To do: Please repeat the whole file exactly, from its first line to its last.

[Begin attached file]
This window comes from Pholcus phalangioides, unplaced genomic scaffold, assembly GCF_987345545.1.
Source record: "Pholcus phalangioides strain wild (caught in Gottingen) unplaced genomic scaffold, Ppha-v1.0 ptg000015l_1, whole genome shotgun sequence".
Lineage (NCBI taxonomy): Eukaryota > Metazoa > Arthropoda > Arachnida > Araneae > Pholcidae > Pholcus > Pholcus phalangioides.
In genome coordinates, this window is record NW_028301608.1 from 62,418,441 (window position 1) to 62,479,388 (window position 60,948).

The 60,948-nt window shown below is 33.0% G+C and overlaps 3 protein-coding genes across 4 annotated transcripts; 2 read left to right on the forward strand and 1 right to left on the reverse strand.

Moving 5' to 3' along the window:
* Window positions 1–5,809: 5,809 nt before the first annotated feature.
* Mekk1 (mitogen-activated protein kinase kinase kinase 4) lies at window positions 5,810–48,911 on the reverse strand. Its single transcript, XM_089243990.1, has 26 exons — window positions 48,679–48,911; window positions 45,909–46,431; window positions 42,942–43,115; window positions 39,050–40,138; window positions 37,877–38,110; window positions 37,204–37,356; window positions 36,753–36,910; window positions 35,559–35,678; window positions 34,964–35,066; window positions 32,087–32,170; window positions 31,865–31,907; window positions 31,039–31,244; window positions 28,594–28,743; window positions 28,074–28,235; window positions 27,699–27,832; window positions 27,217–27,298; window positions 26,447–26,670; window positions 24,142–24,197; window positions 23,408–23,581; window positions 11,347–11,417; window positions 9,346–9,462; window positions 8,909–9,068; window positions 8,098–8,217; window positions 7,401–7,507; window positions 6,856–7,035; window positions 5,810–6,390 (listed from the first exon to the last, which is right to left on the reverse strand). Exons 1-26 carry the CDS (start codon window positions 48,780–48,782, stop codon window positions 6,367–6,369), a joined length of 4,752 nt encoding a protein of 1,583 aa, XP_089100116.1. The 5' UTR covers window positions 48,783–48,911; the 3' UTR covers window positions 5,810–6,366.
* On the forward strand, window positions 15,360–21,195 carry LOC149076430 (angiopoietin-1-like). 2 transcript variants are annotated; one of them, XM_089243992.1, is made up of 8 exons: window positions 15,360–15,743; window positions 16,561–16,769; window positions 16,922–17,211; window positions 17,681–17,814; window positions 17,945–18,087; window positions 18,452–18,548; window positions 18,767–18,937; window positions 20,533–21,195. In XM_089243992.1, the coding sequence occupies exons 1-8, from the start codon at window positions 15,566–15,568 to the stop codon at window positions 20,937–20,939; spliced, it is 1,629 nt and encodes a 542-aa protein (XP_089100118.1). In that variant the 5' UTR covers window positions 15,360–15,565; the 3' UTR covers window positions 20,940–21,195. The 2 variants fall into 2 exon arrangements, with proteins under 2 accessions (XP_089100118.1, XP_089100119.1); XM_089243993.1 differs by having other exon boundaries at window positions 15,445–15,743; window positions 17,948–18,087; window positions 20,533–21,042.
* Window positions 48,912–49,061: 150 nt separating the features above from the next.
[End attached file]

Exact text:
This window comes from Pholcus phalangioides, unplaced genomic scaffold, assembly GCF_987345545.1.
Source record: "Pholcus phalangioides strain wild (caught in Gottingen) unplaced genomic scaffold, Ppha-v1.0 ptg000015l_1, whole genome shotgun sequence".
Lineage (NCBI taxonomy): Eukaryota > Metazoa > Arthropoda > Arachnida > Araneae > Pholcidae > Pholcus > Pholcus phalangioides.
In genome coordinates, this window is record NW_028301608.1 from 62,418,441 (window position 1) to 62,479,388 (window position 60,948).

The 60,948-nt window shown below is 33.0% G+C and overlaps 3 protein-coding genes across 4 annotated transcripts; 2 read left to right on the forward strand and 1 right to left on the reverse strand.

Moving 5' to 3' along the window:
* Window positions 1–5,809: 5,809 nt before the first annotated feature.
* Mekk1 (mitogen-activated protein kinase kinase kinase 4) lies at window positions 5,810–48,911 on the reverse strand. Its single transcript, XM_089243990.1, has 26 exons — window positions 48,679–48,911; window positions 45,909–46,431; window positions 42,942–43,115; window positions 39,050–40,138; window positions 37,877–38,110; window positions 37,204–37,356; window positions 36,753–36,910; window positions 35,559–35,678; window positions 34,964–35,066; window positions 32,087–32,170; window positions 31,865–31,907; window positions 31,039–31,244; window positions 28,594–28,743; window positions 28,074–28,235; window positions 27,699–27,832; window positions 27,217–27,298; window positions 26,447–26,670; window positions 24,142–24,197; window positions 23,408–23,581; window positions 11,347–11,417; window positions 9,346–9,462; window positions 8,909–9,068; window positions 8,098–8,217; window positions 7,401–7,507; window positions 6,856–7,035; window positions 5,810–6,390 (listed from the first exon to the last, which is right to left on the reverse strand). Exons 1-26 carry the CDS (start codon window positions 48,780–48,782, stop codon window positions 6,367–6,369), a joined length of 4,752 nt encoding a protein of 1,583 aa, XP_089100116.1. The 5' UTR covers window positions 48,783–48,911; the 3' UTR covers window positions 5,810–6,366.
* On the forward strand, window positions 15,360–21,195 carry LOC149076430 (angiopoietin-1-like). 2 transcript variants are annotated; one of them, XM_089243992.1, is made up of 8 exons: window positions 15,360–15,743; window positions 16,561–16,769; window positions 16,922–17,211; window positions 17,681–17,814; window positions 17,945–18,087; window positions 18,452–18,548; window positions 18,767–18,937; window positions 20,533–21,195. In XM_089243992.1, the coding sequence occupies exons 1-8, from the start codon at window positions 15,566–15,568 to the stop codon at window positions 20,937–20,939; spliced, it is 1,629 nt and encodes a 542-aa protein (XP_089100118.1). In that variant the 5' UTR covers window positions 15,360–15,565; the 3' UTR covers window positions 20,940–21,195. The 2 variants fall into 2 exon arrangements, with proteins under 2 accessions (XP_089100118.1, XP_089100119.1); XM_089243993.1 differs by having other exon boundaries at window positions 15,445–15,743; window positions 17,948–18,087; window positions 20,533–21,042.
* Window positions 48,912–49,061: 150 nt separating the features above from the next.